I can't imagine it holding you back, and anywhere that did, you don't want to go.
 
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StrongIslandDoc

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Foreword: I am trying to put myself in the frame-of-thinking of some of these "old-school" Physicians/Administrators, who have not and will not come around to the progressive wave that is our reality today in 2016.

Firstly, very sorry to learn that this is something you've gone through. Much prop for coming out on top of it on the other side.

Much of what people can tell you here, as I am sure you know, is anecdotal. My speculation, however, is that placing emphasis like this on a topic could go either way - and in the case of it heading south, I am very much thinking in terms of these old-school ultra-conservatives from the medical education of decades past. If I were on a committee, and the topic was brought up (i.e., I am not reading the essay but your application is being discussed at some round-table meeting) and I learned that this is part of your past and it has not held you down, I would admire the resilience - and I mean for real, when some resident is chewing you out on 3rd year surgery rotation because you messed up something in the chart or whatever - like, good luck shaking this medical student to their core, they've been through hell and back.

With all that said, if you choose to write about this, I think it needs to be done in a very precise and calculated way so as to not seem as if your are looking for pity points. (Note: I am not saying that you are doing that.) but with very sad conversations like these in the application, if you don't have a good pen about it it can inadvertently head south on you and be received in a totally different way than the message you are trying to convey with it.

I wish you the very best with it :)

As an aside, I would encourage you to focus more on you in responding to the prompt, rather than rape culture - if rape culture is a social construct, then it is not about you. I'm not saying to cast it aside completely or ignore it, but avoid the politics/social-justice side of this unless it is something that you've actively become engaged in. There are a lot of polarizing opinions on rape culture, especially on college campuses, and I am sure no medical school administration is immune to that - it would be a damn shame to author an inspiring story like yours, only to have the message received poorly because someone has an irreconcilable political bias.
 

Ruhrow

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Very sorry to hear of your ordeal.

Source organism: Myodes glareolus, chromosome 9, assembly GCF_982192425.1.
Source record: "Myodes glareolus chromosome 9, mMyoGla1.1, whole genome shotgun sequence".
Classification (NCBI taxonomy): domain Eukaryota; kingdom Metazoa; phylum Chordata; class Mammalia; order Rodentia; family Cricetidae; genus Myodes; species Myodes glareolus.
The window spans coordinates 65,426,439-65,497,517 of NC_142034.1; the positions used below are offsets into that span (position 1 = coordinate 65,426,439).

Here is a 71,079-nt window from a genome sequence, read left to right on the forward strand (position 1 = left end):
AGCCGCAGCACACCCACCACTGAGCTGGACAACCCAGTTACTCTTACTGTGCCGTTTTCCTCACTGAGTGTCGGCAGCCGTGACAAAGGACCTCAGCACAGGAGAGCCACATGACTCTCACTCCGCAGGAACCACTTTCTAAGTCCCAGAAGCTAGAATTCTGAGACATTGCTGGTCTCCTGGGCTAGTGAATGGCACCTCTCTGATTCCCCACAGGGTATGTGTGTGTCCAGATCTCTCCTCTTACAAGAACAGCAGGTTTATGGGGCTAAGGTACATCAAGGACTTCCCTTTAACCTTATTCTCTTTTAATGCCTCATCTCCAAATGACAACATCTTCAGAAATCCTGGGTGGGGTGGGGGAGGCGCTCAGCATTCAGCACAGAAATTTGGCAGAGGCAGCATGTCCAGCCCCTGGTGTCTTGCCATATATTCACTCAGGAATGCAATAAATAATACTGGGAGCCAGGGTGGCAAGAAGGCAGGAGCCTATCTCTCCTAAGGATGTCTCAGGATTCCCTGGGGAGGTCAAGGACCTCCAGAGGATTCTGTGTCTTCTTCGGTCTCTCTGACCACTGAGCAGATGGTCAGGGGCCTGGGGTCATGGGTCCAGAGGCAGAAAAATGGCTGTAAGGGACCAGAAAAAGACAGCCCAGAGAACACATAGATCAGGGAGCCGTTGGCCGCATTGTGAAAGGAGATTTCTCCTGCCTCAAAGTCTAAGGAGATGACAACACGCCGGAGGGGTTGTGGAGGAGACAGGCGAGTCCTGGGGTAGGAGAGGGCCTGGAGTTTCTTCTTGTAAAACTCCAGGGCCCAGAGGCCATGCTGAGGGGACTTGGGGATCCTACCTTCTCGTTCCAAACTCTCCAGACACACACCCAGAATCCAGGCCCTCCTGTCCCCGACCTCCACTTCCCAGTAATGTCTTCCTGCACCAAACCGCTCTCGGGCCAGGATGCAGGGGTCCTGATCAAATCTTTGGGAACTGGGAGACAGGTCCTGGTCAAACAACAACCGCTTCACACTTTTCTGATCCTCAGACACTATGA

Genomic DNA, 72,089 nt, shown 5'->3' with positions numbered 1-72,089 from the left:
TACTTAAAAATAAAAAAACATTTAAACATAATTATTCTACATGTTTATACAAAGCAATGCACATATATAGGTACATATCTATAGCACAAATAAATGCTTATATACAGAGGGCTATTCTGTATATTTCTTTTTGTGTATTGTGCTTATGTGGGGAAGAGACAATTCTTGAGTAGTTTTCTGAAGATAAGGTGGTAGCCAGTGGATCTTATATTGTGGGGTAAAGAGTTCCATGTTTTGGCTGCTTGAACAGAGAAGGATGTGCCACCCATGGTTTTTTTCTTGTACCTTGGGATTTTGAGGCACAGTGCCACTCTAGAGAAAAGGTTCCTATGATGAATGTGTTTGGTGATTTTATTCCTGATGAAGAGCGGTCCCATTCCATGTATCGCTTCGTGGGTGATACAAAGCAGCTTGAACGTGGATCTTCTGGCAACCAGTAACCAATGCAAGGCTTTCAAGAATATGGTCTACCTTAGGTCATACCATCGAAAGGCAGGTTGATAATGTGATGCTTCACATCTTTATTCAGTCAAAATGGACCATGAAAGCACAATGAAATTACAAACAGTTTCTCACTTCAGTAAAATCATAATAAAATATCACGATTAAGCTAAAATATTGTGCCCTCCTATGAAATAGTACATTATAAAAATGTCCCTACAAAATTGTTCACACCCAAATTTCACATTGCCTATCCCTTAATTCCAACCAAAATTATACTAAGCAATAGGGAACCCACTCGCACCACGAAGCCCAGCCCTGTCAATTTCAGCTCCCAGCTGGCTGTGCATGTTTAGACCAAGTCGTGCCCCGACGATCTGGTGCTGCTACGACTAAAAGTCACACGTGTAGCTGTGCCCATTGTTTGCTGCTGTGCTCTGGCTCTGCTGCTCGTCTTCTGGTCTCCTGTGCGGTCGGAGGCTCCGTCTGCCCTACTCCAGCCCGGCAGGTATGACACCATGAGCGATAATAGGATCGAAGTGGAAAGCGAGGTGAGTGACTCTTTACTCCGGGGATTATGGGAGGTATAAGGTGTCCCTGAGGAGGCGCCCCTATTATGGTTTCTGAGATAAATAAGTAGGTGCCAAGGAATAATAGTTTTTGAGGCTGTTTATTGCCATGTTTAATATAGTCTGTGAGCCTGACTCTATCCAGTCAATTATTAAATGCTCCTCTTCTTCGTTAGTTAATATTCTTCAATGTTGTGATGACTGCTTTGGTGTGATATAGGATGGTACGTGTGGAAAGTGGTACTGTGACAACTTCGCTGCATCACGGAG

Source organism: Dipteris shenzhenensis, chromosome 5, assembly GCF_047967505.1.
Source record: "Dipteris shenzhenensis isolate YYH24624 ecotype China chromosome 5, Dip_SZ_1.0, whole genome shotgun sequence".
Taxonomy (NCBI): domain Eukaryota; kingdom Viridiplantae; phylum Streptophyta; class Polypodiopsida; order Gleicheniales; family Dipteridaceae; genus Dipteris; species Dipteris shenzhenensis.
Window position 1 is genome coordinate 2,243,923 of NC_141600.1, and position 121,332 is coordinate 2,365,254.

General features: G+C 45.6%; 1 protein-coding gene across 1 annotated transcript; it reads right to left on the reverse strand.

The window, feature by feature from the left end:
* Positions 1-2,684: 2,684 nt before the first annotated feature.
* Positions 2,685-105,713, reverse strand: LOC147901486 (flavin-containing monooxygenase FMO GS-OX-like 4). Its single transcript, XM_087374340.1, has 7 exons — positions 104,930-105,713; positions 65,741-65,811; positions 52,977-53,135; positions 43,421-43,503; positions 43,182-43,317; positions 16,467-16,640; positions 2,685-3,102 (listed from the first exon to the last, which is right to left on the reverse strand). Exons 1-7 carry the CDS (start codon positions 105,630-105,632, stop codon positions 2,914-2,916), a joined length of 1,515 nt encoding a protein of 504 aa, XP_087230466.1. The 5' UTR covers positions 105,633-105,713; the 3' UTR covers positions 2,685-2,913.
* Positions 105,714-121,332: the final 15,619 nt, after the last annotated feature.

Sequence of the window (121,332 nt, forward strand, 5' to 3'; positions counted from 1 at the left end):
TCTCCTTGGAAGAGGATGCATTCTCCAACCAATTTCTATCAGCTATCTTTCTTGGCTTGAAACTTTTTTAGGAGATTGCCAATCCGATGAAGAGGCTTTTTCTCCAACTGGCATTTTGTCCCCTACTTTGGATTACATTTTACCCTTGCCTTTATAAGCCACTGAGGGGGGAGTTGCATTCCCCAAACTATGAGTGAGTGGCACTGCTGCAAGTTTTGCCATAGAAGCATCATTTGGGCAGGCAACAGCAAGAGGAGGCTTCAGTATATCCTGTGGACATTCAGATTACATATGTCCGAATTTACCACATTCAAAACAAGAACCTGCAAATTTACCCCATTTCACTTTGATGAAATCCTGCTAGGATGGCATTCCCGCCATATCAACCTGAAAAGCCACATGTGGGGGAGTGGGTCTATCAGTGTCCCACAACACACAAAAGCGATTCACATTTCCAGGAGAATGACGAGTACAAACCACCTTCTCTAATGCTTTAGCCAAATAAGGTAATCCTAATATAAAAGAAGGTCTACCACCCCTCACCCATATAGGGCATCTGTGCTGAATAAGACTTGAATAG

While sexual assault is a rare topic for essays, I've never, ever seen it hold anyone back as a topic. I've interviewed maybe three-four survivors of such assaults over the years, so given how common it is, I surmise most applicants refrain from talking about it because it's so sensitive to them, not the interviewers.
You'd be surprised. In my case I avoided it because it seemed overly personal for interviews/applications and I didn't want to come across as unprofessional or raise doubts about my mental wellbeing since mental health problems are a common aftermath of assault. It just seems as if it could be thought of as inappropriate to bring up in a professional setting, or raise doubts about you as an applicant even if they aren't overt.

Also, it can end up making for an awkward interview even if you are no longer overwhelmingly sensitive about the topic. For example, since I'm "used to it", for lack of a better descriptor, I'm usually less emotional about the whole thing than those I tell about it, that's almost more awkward because then it ends up feeling like I need to make them feel better about how bad they feel for me and then everyone feels awkward about being in the backwards role from what 'should' happen, etc, etc.

That being said, it did come up in one of my interviews because the interviewer picked up that I was avoiding talking about something and decided to charge down a rabbit hole. I tried to be vague, but they continued insisting on follow-up, so I finally just laid it out rather bluntly. Things got awkward, but we moved on and the rest of the interview went reasonably smoothly. It felt alright at the time, but I spent months afterwards beating myself up for my honesty, thinking that I'd crossed a line and that one comment was going to bomb what was otherwise one of my best interviews. I mentally wrote that school off entirely, even though it was one of my favorites. It also ended up being the school I eventually matriculated at.

Sorry, I guess I don't have an overall point here other than that it seems as if few people actually talk about their experiences applying with this history, though as you pointed out it is fairly common, and thought I'd share some thoughts since I was surprised by how it went (and to hear your perspective.) I'd say that it still feels like something that could be held against you, probably because so many people will hold it against you in your real life and it's easy to see ways in which adcoms could do so while feeling perfectly justified.
 
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Goro

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I just wanted to add that Adcom members look for people with good coping skills, and resilience. Hence, discussing this in your app will add plusses to you as a candidate. This is the whole point of asking the "greatest challenge" or "discuss a setback and how your dealt with it" prompts.



Thanks for the supportive words everyone, I really appreciate it.

I probably will end up writing on that, since to me it seems like the most honest way to come across and I really did learn a lot about myself and what I'm capable of in the aftermath.